Study: Aggressive Mesothelioma Treatments on the Rise Among Medicare Patients

Healthcare providers in sterile garb and gloves exchange a surgical instrument in the operating room. This exchange is emblematic of the potential rise in surgery-based mesothelioma treatments among Medicare patients.

New data shows an encouraging trend among mesothelioma patients. The rate of patients undergoing surgery-based therapies has jumped significantly. This may mean doctors are offering these treatments to more patients. It could also mean patients are agreeing to surgery-based approaches more often.

Surgery-based treatments generally boost prognosis better than others like chemotherapy. If more patients receive these aggressive therapies, it could boost survival rates in the United States. For example, studies show patients who undergo surgery may live six times as long as those not receiving treatment.

Fact: Treatment decisions can have a powerful impact on mesothelioma life expectancy. Pleural mesothelioma patients who decide to forgo treatment generally live about 6 months. Those treated with standard chemotherapy live about 1 year. Checkpoint inhibitor treatment can boost survival to about 1.5 years. And surgery-based treatments can extend survival beyond 3 years.

Study Looked at Recent Medicare Beneficiaries

Researchers at the National Institute for Occupational Safety and Health (NIOSH) led the study. They analyzed Medicare claims made from 2016 to 2019. Close to 60% of those claims included information about surgery and other treatments.

Of those claims, about 6% included a treatment combination of chemo, radiation and surgery. Historically, this multimodal approach has achieved some of the best outcomes for mesothelioma. In fact, long-term survivor Heather Von St. James went through this treatment. She celebrated 17 years of survivorship in February 2023.

Mesothelioma Treatments in the NIOSH Study

Researchers found varying rates of use for different treatment approaches:

  • Chemo alone: 9%
  • Radiation alone: 2%
  • Surgery alone: 19%
  • Chemo + radiation: 3%
  • Chemo + surgery: 16%
  • Surgery + radiation: 1%
  • Chemo + radiation + surgery: 6%

Study Data Compares Favorably to Treatment Rates of the Past

An earlier study from Mayo Clinic researchers found less frequent use of surgery-based therapies. The Mayo researchers analyzed entries in the National Cancer Data Base from 2004 to 2013. They found only about 3% of patients had the combo of chemo, radiation and surgery.

The rate found in the NIOSH study is about twice that number. Researchers did not investigate why this rate jumped between the early 2000s and 2019. But it may have something to do with doctors and patients having a better understanding of treatment options.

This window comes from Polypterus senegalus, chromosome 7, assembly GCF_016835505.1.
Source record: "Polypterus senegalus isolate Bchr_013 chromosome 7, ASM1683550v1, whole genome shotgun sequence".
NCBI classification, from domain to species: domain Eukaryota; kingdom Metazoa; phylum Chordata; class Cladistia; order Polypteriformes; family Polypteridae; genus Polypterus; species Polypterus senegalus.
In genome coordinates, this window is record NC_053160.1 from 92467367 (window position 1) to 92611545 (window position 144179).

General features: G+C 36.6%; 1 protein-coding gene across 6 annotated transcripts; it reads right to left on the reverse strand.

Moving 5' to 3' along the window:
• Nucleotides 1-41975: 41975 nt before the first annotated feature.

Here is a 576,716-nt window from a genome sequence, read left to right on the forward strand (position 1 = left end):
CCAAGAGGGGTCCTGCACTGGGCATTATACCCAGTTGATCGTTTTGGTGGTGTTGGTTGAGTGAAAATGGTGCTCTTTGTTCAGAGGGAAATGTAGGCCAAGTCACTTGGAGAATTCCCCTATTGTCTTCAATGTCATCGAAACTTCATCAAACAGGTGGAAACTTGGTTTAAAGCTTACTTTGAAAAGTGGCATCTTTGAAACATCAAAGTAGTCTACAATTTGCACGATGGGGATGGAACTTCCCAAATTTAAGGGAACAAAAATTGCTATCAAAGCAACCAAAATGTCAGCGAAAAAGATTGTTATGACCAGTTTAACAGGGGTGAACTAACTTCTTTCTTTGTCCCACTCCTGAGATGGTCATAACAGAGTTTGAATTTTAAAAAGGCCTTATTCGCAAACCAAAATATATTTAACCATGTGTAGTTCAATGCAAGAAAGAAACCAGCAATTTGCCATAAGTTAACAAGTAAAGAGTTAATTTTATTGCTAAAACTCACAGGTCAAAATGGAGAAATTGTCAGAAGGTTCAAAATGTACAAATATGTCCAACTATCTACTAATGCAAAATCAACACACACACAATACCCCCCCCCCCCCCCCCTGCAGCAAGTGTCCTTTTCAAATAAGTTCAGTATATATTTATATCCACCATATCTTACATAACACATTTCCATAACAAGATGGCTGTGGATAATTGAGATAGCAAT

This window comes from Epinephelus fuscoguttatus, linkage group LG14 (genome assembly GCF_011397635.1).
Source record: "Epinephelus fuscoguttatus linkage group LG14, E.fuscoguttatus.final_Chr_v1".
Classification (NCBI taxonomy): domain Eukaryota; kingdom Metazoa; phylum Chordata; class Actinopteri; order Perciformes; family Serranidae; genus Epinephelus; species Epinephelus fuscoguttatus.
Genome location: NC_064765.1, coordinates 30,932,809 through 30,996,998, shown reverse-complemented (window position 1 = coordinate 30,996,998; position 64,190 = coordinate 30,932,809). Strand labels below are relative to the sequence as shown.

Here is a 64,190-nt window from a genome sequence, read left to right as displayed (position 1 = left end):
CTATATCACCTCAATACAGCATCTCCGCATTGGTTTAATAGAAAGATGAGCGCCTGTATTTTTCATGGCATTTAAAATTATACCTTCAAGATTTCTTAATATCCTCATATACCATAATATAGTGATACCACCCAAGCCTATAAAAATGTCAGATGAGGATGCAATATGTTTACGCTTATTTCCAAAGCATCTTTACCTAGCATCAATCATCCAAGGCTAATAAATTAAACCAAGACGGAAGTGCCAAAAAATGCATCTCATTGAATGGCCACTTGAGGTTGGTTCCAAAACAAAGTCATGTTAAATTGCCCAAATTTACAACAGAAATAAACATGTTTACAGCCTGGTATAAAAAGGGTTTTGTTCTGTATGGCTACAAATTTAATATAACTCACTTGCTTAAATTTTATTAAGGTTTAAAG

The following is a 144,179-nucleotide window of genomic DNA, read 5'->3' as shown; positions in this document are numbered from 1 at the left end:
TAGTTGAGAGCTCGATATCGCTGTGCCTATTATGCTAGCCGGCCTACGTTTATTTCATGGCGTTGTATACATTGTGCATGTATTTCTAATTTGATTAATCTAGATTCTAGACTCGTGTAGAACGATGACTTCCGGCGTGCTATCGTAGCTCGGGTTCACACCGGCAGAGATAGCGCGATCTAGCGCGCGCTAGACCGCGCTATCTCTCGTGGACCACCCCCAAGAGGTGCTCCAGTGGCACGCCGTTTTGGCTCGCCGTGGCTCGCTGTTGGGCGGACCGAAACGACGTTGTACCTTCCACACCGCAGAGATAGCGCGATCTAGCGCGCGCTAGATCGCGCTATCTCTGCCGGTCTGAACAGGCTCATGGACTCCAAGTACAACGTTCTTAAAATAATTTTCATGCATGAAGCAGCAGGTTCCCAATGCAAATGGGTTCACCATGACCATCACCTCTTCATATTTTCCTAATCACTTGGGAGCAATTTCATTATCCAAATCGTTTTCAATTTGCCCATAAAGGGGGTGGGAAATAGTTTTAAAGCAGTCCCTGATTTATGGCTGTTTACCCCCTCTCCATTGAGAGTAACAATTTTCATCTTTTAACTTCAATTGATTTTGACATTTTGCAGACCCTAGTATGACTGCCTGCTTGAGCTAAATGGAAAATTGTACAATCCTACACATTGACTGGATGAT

A study released in 2022 found higher rates of treatment among patients receiving specialty mesothelioma care. Patients were more than 3 times as likely to undergo surgery when treated by specialists. The study said specialists may have offered some therapies more often due to accurate knowledge of their benefits. So the rate of surgery-based therapies in the NIOSH study could be tied to education and awareness.

This may include patient education and awareness, too. Because surgery-based treatments are classified as aggressive, patients may be reluctant to receive them. But research shows the value of this treatment method. Recent studies show it can even help patients with stage 3 and stage 4 mesothelioma. This information may help patients see more potential benefits than risks from surgery-based treatments.

What Does This Mean for Mesothelioma Patients?

This study provides evidence that mesothelioma treatment patterns can evolve in positive ways. In the past, surgery was considered a valuable treatment option for few, select patients. But treatment and research advances have led to broader qualifying criteria. This has given more patients access to surgery and its many potential benefits.

Some patients may believe certain factors would prevent them from qualifying for surgery. But they should feel empowered to ask their doctors to explain all therapy options. If a general oncologist does not offer an aggressive treatment, mesothelioma patients should seek a second opinion from an expert.